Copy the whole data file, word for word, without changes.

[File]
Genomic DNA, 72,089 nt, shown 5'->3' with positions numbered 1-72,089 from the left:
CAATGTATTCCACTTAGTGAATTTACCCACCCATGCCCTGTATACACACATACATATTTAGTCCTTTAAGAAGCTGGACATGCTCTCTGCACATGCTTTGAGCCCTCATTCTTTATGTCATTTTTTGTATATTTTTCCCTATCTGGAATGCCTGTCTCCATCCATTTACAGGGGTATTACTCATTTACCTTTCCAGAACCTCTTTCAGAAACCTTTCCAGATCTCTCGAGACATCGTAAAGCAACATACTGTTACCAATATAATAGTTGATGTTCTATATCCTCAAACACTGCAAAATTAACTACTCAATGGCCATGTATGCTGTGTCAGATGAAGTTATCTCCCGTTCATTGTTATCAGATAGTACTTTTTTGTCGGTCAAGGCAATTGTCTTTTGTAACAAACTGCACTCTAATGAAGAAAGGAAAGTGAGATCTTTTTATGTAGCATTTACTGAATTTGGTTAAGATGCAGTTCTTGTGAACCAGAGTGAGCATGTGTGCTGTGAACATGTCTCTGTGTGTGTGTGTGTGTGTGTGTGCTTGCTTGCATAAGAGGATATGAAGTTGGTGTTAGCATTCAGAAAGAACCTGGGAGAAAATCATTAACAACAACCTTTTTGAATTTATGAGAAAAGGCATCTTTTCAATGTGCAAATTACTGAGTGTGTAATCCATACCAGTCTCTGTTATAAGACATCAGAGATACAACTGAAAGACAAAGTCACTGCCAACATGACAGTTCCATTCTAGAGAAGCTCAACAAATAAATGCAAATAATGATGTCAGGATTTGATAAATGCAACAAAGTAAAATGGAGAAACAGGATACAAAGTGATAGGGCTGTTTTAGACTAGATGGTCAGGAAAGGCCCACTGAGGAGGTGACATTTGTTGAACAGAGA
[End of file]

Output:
Genomic DNA, 72,089 nt, shown 5'->3' with positions numbered 1-72,089 from the left:
CAATGTATTCCACTTAGTGAATTTACCCACCCATGCCCTGTATACACACATACATATTTAGTCCTTTAAGAAGCTGGACATGCTCTCTGCACATGCTTTGAGCCCTCATTCTTTATGTCATTTTTTGTATATTTTTCCCTATCTGGAATGCCTGTCTCCATCCATTTACAGGGGTATTACTCATTTACCTTTCCAGAACCTCTTTCAGAAACCTTTCCAGATCTCTCGAGACATCGTAAAGCAACATACTGTTACCAATATAATAGTTGATGTTCTATATCCTCAAACACTGCAAAATTAACTACTCAATGGCCATGTATGCTGTGTCAGATGAAGTTATCTCCCGTTCATTGTTATCAGATAGTACTTTTTTGTCGGTCAAGGCAATTGTCTTTTGTAACAAACTGCACTCTAATGAAGAAAGGAAAGTGAGATCTTTTTATGTAGCATTTACTGAATTTGGTTAAGATGCAGTTCTTGTGAACCAGAGTGAGCATGTGTGCTGTGAACATGTCTCTGTGTGTGTGTGTGTGTGTGTGTGCTTGCTTGCATAAGAGGATATGAAGTTGGTGTTAGCATTCAGAAAGAACCTGGGAGAAAATCATTAACAACAACCTTTTTGAATTTATGAGAAAAGGCATCTTTTCAATGTGCAAATTACTGAGTGTGTAATCCATACCAGTCTCTGTTATAAGACATCAGAGATACAACTGAAAGACAAAGTCACTGCCAACATGACAGTTCCATTCTAGAGAAGCTCAACAAATAAATGCAAATAATGATGTCAGGATTTGATAAATGCAACAAAGTAAAATGGAGAAACAGGATACAAAGTGATAGGGCTGTTTTAGACTAGATGGTCAGGAAAGGCCCACTGAGGAGGTGACATTTGTTGAACAGAGA